The experiments dedicated to finding out whether magazines can stop this or that caliber bullets or not have been arranged by many different people. Some of them seem to be done just for fun. But others’ goal is to find out whether loaded magazines can be a sufficient obstacle in the way of the bullet? Can the magazines stop, deflect or break apart the projectiles thus decreasing their terminal performance on the tissue. What is the probability? Can one rely on magazines as being a protection level?
Of course, there are many variables: magazine material, distance, caliber, bullet shape and construction, impact velocity and angle etc. In this article, we’ll take a look at already done experiments that I could find information about (in no particular order).
The engineers of a Ukrainian company called Strela (Стрела, means Arrow) have heard from a firearms instructor the theory that the loaded magazines can stop bullets. They decided to test and find out whether that is a myth or truth. As a target, they chose sheet metal AK magazines considering these to be made of the strongest material among AK magazines. They loaded the mags to their full capacity. The loaded magazines were placed in Cordura pouches. The shooting was done from a 30-meter distance.
The first shot showed that the magazines were not a serious obstacle for the projectile. The bullet penetrated both magazines and pulled out the magazine springs. The result of the first shot is shown in the image below.
If one shot zips through two stacks of magazines, then why shouldn’t others perform similarly, right? Not quite so. I assume the first shot didn’t hit any of the cartridges inside the magazines. It must have been low enough to hit the compressed springs only.
The second shot that folks over Strela made was a bit off. It missed the first magazine, hit the edge of the second one and got deflected.
The third shot was higher and centered. It penetrated both magazines and ammunition stacks. After several seconds the shooters heard a couple of cartridges detonating. According to Strela, they sounded like rimfire rifle shots.
And the bullet of last, fourth shot penetrated the first magazine and got stuck inside the second one. I think the reason it didn’t penetrate all the way like the previous one is that the fourth bullet hit the bullets of the cartridges loaded into the magazines (see the image below).
So they had two complete penetrations, one deflected bullet and one failure to penetrate.
What conclusion can we make from the experiments of this Ukrainian company? I think the conclusion is that you can’t have a definite answer to our question because there are too many variables. As you can see, it also highly depends on the shot placement.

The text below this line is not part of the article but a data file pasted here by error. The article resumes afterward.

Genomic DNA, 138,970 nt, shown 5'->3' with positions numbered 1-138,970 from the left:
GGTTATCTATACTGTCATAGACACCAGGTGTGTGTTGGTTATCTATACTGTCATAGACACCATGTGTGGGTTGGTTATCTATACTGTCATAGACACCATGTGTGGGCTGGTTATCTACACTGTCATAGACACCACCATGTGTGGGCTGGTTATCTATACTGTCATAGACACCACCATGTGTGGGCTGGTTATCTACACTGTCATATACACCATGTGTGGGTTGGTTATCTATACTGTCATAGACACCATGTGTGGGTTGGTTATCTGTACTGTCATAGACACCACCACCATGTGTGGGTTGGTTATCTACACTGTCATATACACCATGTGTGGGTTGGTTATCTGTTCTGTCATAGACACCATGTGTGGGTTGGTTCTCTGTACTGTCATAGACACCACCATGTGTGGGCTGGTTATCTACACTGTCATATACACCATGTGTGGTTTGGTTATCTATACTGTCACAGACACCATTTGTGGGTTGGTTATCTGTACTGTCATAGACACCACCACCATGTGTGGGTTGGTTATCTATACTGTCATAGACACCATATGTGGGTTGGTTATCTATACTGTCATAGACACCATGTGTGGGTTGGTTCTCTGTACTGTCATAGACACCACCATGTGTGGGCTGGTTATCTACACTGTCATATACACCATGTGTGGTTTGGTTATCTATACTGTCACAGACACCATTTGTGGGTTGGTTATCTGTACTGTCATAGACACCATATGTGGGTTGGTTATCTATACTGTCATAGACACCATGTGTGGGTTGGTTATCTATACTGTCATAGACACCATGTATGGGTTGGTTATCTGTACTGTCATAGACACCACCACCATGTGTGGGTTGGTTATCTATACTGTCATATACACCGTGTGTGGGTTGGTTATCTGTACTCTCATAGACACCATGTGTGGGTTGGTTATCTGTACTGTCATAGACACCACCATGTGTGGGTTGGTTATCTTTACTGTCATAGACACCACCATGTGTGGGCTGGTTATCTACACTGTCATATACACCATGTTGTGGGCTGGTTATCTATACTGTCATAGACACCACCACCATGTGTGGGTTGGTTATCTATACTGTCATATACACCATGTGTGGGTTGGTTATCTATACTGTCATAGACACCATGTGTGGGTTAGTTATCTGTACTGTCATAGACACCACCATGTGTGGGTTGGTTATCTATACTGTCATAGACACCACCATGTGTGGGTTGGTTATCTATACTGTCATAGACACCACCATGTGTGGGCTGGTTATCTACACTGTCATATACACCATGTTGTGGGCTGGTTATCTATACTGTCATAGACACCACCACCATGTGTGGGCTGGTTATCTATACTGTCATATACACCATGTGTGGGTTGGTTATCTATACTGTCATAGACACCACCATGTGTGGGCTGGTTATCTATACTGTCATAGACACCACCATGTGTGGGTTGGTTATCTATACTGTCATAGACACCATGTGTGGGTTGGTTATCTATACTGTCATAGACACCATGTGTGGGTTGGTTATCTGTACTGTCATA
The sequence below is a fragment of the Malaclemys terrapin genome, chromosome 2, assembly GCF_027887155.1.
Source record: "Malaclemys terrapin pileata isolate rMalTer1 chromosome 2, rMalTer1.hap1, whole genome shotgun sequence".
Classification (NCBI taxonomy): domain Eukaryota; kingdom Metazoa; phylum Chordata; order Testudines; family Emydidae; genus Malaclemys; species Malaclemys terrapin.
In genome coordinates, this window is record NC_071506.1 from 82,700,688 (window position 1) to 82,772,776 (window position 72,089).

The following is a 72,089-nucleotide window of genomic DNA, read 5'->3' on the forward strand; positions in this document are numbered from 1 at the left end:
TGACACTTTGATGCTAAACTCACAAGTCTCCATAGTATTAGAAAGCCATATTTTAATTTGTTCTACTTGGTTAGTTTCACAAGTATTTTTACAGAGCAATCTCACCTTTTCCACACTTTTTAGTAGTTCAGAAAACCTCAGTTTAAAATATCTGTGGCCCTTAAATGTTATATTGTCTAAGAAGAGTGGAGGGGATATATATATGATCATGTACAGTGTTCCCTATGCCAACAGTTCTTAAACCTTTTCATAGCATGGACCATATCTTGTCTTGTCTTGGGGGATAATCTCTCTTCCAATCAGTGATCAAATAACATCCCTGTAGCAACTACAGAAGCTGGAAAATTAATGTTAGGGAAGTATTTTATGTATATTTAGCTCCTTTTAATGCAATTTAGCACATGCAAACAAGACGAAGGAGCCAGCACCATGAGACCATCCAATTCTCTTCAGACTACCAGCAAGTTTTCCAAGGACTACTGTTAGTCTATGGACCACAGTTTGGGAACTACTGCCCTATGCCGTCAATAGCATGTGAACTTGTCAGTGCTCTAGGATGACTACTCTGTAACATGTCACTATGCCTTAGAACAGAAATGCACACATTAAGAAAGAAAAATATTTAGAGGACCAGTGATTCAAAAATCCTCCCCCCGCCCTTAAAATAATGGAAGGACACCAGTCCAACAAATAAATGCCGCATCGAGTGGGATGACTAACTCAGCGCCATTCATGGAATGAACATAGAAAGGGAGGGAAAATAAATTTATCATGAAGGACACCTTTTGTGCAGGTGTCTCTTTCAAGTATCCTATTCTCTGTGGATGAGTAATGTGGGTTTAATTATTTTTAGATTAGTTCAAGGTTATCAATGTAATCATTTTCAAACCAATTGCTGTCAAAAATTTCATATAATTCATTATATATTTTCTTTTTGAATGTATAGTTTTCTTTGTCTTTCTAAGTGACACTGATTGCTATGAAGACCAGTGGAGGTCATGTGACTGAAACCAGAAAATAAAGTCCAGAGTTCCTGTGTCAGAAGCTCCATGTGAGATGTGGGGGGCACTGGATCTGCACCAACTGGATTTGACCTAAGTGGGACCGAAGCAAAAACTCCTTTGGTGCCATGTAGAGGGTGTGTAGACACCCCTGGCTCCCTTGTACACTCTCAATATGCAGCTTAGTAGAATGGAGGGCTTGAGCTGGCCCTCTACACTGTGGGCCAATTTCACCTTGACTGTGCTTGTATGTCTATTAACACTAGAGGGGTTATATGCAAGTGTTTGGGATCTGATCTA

Does the fact that 2 of 4 fired bullets didn’t go all the way through mean that you can consider the magazines to be a mean of protection? NO! 50% penetration is too much of a probability to rely on.
Another aspect to consider is that the magazines are not a consistent obstruction. They may vary by the material they are made of, they can be loaded to different capacities or even be empty in the pouch etc. So it becomes more of a matter of luck than anything consistent to rely on. All we can get are probability rates. The more you repeat the test, the more data you can collect and more precise probability rates will be generated.
The Wound Channel Tests
When reading about the Ukrainian tests, I thought that it would be more interesting to see at what distance the magazines worn over an armor plate can be a consistent obstacle on the bullet’s path to make it fail to penetrate an armor that it would penetrate with close to 100% probability if not hitting the magazines first. For example, if the M855 projectile shot from an M4 carbine penetrates a certain NIJ level body armor to up to a certain distance, then how that penetration probability decreases if the bullet has to hit the magazines before reaching the armor plate? At what distance it will be completely incapable of penetrating the armor in such a test?
It is not only interesting to know for theoretical purposes, but it would be handy to know such data to better understand the capabilities of both your weapon and armor at various distances.
I thought that these should be questions that many other people have asked too. A quick search on the internet reveals some tests done by a YouTube channel called The Wound Channel.
On one of their videos, they shoot a 55-grain M193 bullet from a 22″ barrel at a loaded aluminum GI AR-15 magazine placed over a steel Level III armor. The result is that the bullet punched through the magazine but failed to penetrate the armor. You can watch that video below:
On their second video, they conduct a similar test with an NIJ Level IIIA soft body armor. This time they shoot both 5.56x45mm and 7.62x39mm cartridges both on a GI aluminum 5.56 magazine loaded with brass cased cartridges and on a steel AK magazine loaded with steel cased cartridges. The results are surprisingly different which proves that it is very hard to come up with consistent results.
It would still be interesting if someone conducts a similar test at various distances to find out at what distance the magazine becomes a serious obstruction for the bullet. In combat, there are all kind of distances that you have to engage the targets at or can be potentially shot from. From the military standpoint, it would be useful to know, how the different bullets perform at say 100, 300, 500-meter distances in a similar test.
Polenar Tactical and other YouTubers
Folks over Polenar Tactical have also a video where they shoot magazines:
Another YouTuber shoots a loaded magazine with different caliber cartridges:
Lastly, here is a curious image of a bullet captured in .303 British cartridges loaded into a 5-round clip of British Lee-Enfield rifle.
If you know about other such experiments or have done them yourself, please share with us in the comments section.